By GEOFF NAIRN(Published in the Times supplement on Wind & Marine Energy on November 2, 2010. Read the original here.)
Abu Dhabi is not the only deep-pocketed investor eyeing renewable energy. Pension funds, sovereign wealth funds and institutional investors are rushing to put money into renewables. What was once a niche area reserved for small specialist funds is rapidly entering the mainstream.
As well as investing in waste-to-energy, the $250m Masdar Clean Tech Fund, in which the Abu Dhabi government has $100m, owns stakes in photovoltaic firms and cleantech start-ups.
“We want to make Abu Dhabi a hub for renewables,” says Alex O’Cinneide, an Irish venture capitalist who was lured to the Emirate in 2007 to manage the venture fund. In February , Masdar launched a second “green” fund which raised $265m.
Many of the technologies it is backing will be used in Masdar City, a Norman Foster-designed “sun city” that is being built in the desert. Masdar also owns 20 per cent of the in the London Array offshore wind project.
Masdar is not just backed by oil money, however. The pension fund of German industrial giant Siemens has put $25m into its two funds.
Renewable energy start-ups may seem an unusual investment for pension funds, which have a fiduciary duty to invest prudently. But times change and pension funds and other mainstream investors are more inclined to put money into this fast-growing sector.
“We have seen significant growth of interest in renewables” says Adam Ognall, deputy chief executive of UK Sustainable Investment and Finance, whose members include four of the biggest pension funds in the UK.
“Pension funds see the way the regulated energy markets are going and growing consumer interest in low-carbon markets,” he says. “But they will only invest in renewables if it makes sense financially.”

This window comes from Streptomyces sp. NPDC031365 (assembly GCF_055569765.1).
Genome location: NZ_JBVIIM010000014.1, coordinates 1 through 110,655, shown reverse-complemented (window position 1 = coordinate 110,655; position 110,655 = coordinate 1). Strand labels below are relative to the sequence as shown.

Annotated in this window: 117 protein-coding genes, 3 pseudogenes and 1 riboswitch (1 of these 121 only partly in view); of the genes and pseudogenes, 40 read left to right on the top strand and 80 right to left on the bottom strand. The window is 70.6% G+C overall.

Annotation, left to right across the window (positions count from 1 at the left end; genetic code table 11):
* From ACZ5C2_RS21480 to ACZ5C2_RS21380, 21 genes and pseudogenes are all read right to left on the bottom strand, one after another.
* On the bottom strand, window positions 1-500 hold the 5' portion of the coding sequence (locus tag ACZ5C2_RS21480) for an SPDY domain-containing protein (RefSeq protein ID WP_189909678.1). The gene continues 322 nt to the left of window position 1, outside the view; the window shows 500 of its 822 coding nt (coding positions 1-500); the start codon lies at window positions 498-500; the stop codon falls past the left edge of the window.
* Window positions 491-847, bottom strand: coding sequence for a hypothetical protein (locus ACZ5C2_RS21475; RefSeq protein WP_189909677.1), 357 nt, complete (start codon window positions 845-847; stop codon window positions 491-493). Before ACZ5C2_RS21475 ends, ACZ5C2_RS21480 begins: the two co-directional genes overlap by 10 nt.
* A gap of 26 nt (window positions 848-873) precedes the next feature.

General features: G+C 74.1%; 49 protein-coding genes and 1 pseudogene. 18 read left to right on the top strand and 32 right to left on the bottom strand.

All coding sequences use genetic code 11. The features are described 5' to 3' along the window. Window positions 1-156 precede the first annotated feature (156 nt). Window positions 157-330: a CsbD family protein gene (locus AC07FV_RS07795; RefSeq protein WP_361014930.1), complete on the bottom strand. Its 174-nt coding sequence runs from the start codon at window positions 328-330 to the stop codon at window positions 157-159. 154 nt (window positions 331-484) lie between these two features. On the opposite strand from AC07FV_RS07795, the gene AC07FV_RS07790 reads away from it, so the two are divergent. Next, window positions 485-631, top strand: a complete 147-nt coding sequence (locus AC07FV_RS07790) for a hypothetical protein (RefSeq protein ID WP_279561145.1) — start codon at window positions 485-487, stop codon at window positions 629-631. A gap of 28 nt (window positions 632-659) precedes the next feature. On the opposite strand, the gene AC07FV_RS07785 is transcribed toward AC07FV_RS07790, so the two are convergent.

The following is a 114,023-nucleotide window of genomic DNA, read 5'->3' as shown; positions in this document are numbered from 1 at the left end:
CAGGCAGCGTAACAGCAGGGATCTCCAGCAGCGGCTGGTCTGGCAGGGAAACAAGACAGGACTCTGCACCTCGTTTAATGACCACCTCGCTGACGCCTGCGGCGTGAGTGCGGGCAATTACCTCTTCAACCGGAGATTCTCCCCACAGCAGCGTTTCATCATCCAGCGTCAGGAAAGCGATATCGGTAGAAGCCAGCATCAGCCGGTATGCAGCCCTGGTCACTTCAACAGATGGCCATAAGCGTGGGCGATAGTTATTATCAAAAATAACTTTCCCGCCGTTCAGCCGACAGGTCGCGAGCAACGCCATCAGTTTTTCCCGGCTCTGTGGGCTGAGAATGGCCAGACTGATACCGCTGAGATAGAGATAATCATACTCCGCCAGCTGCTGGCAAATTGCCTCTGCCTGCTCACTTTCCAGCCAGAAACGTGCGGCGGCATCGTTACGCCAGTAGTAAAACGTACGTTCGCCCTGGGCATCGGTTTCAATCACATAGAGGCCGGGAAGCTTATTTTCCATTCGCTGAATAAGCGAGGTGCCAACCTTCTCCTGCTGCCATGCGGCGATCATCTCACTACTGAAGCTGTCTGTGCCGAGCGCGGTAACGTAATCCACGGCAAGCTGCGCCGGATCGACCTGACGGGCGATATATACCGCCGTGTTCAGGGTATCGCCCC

David Russell, co-head for responsible investment at the Universities Superannuation Scheme (USS), the UK’s second largest pension fund, argues fiduciary duty and green investment are compatible.
“The fund cannot make ethical or moral decisions, but there is a growing realisation that environmental, social and governance issues can impact the value of the fund and, if managed well, they can add value,” he says.
USS made its first renewable energy investment in 2000 when it bought a stake in BlackRock New Energy, the renewables-focussed investment trust. It has since invested in other renewable energy funds including two private equity vehicles. At the end of last year, it had about £150m invested in clean technology and renewable energy.
“It is very small compared to our overall portfolio but significant when compared to other pension funds and the size of the sector compared to others,” says Mr Russell.
For non-specialist investors, one way to get exposure to the renewables sector is by buying equities — or buying a fund that does.
But the universe of quoted renewable energy companies is limited and performance can be volatile.
Private equity funds let deep-pocketed green investors access a much broader universe of companies, such as biogas firms, which are a particular favourite of Masdar’s Mr O’Cinneide.
“We like waste-to-energy because it deals with a difficult environmental issue,” he says.
Another alternative to equity investment is to invest directly in renewable energy schemes.
“The problem with investing in equities is that the companies become prey to investor sentiment. We think physical assets are the way to go,” says Ben Cotton partner with Earth Capital Partners.
ECP’s latest fund targets solar and biogas projects and was launched in November  with seed capital from a pension fund. It aims to raise €750m, which gives an idea of how much institutional money is now chasing the renewables sector.
“Ten years ago there were very few people investing in the renewables area,” says Mr Russell of USS. Not any more.